BLCF Bulletin November 30, 2014

BLCF: from_darkness_to_light

 

BLCF Call to Worship and Prayer:

Responsive Reading #632 (God’s Redeeming Love of Prayer – From John 3 and 1 John 4); Prayer                                                                      

Hymn #248: And Can It Be That I Should Gain

Today’s Scriptures: Isaiah 9:2-6, Luke 1:30-35, Romans 15:12-13

Isaiah 9:2-6 (ESV)

BLCF: Isaiah_9_2

2 [a] The people who walked in darkness have seen a great light; those who dwelt in a land of deep darkness, on them has light shone. 3 You have multiplied the nation; you have increased its joy; they rejoice before you as with joy at the harvest, as they are glad when they divide the spoil. 4 For the yoke of his burden, and the staff for his shoulder, the rod of his oppressor, you have broken as on the day of Midian. 5 For every boot of the tramping warrior in battle tumult and every garment rolled in blood will be burned as fuel for the fire. 6 For to us a child is born, to us a son is given; and the government shall be upon[b] his shoulder, and his name shall be called[c] Wonderful Counselor, Mighty God, Everlasting Father, Prince of Peace.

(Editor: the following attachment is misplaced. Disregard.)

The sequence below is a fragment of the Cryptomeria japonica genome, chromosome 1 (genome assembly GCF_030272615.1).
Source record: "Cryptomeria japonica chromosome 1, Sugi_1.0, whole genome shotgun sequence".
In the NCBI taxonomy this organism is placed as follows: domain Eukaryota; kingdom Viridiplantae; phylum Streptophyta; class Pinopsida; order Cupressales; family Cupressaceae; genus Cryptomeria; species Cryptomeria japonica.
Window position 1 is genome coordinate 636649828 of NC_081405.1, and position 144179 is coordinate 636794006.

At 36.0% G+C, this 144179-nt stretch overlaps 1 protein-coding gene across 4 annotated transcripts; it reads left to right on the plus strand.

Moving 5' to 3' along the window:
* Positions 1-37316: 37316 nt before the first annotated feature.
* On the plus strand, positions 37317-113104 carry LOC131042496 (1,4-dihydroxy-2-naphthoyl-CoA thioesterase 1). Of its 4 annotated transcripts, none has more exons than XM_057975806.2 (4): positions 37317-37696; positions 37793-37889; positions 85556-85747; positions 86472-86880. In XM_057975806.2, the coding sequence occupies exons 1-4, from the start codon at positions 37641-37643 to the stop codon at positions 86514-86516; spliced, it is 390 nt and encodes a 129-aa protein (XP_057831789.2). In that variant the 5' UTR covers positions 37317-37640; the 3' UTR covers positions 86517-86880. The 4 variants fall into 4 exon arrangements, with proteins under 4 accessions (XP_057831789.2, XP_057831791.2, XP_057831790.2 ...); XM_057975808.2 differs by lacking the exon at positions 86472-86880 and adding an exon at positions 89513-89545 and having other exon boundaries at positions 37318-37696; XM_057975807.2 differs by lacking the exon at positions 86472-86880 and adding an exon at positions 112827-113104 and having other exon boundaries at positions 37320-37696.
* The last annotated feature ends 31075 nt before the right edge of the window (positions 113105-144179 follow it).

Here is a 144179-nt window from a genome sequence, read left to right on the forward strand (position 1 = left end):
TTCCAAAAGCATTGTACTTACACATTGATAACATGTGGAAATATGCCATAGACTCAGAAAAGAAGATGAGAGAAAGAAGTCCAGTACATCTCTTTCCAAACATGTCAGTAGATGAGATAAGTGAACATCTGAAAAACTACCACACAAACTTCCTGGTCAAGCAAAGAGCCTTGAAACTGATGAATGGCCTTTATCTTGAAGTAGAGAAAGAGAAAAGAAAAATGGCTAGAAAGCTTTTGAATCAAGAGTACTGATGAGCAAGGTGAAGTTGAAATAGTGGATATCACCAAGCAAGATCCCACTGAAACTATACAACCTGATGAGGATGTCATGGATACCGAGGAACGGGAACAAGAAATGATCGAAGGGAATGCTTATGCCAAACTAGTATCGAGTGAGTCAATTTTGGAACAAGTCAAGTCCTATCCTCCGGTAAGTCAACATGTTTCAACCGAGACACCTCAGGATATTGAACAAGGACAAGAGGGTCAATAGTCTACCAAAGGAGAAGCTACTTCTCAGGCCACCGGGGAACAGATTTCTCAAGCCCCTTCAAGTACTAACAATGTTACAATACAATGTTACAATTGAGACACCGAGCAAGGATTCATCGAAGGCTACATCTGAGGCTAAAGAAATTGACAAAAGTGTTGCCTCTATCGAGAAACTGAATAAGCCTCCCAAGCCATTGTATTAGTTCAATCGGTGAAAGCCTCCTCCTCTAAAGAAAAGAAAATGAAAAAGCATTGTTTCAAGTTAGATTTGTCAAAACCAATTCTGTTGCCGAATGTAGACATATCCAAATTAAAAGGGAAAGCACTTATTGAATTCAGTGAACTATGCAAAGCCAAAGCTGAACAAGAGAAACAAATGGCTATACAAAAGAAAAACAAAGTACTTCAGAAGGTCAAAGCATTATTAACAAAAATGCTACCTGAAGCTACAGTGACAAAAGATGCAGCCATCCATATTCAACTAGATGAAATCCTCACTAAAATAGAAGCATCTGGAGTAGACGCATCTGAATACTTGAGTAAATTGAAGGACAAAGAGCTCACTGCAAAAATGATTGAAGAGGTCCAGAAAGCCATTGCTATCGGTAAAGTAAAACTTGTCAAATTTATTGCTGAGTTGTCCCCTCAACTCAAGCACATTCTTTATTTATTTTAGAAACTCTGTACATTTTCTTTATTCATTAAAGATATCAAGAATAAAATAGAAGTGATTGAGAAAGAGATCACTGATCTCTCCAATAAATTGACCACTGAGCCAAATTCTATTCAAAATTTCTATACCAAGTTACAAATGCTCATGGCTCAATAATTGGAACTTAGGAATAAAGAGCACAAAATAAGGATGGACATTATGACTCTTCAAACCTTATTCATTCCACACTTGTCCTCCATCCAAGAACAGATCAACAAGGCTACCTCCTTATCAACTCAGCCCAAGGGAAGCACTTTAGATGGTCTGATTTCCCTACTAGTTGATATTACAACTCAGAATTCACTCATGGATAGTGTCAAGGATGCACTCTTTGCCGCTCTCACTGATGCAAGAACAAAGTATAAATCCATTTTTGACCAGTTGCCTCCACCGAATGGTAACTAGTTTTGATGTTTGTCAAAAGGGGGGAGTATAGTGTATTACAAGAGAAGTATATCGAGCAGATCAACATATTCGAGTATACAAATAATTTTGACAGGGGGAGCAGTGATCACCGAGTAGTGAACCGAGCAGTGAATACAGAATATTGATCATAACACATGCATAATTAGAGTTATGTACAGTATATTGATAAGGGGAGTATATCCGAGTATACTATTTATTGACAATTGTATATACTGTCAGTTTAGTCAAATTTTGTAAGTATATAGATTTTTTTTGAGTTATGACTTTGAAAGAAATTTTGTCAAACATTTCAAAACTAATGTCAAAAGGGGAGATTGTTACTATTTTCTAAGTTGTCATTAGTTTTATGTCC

Footnotes: a. Isaiah 9:2 Chapter 9:1 in Hebrew b. Isaiah 9:6 Or is upon c. Isaiah 9:6 Or is called

Luke 1:30-35

BLCF: Advent -Mary and Angel

30 And the angel said to her, “Do not be afraid, Mary, for you have found favor with God. 31 And behold, you will conceive in your womb and bear a son, and you shall call his name Jesus. 32 He will be great and will be called the Son of the Most High. And the Lord God will give to him the throne of his father David, 33 and he will reign over the house of Jacob forever, and of his kingdom there will be no end.”

34 And Mary said to the angel, “How will this be, since I am a virgin?”[a]

35 And the angel answered her, “The Holy Spirit will come upon you, and the power of the Most High will overshadow you; therefore the child to be born[b] will be called holy—the Son of God.                                                                     

Footnotes: a. Luke 1:34 Greek since I do not know a man b. Luke 1:35 Some manuscripts add of you

Romans 15:12-13 (ESV)

BLCF: Romans_15_12

12 And again Isaiah says,                                                                                                    

“The root of Jesse will come, even he who arises to rule the Gentiles; in him will the Gentiles hope.”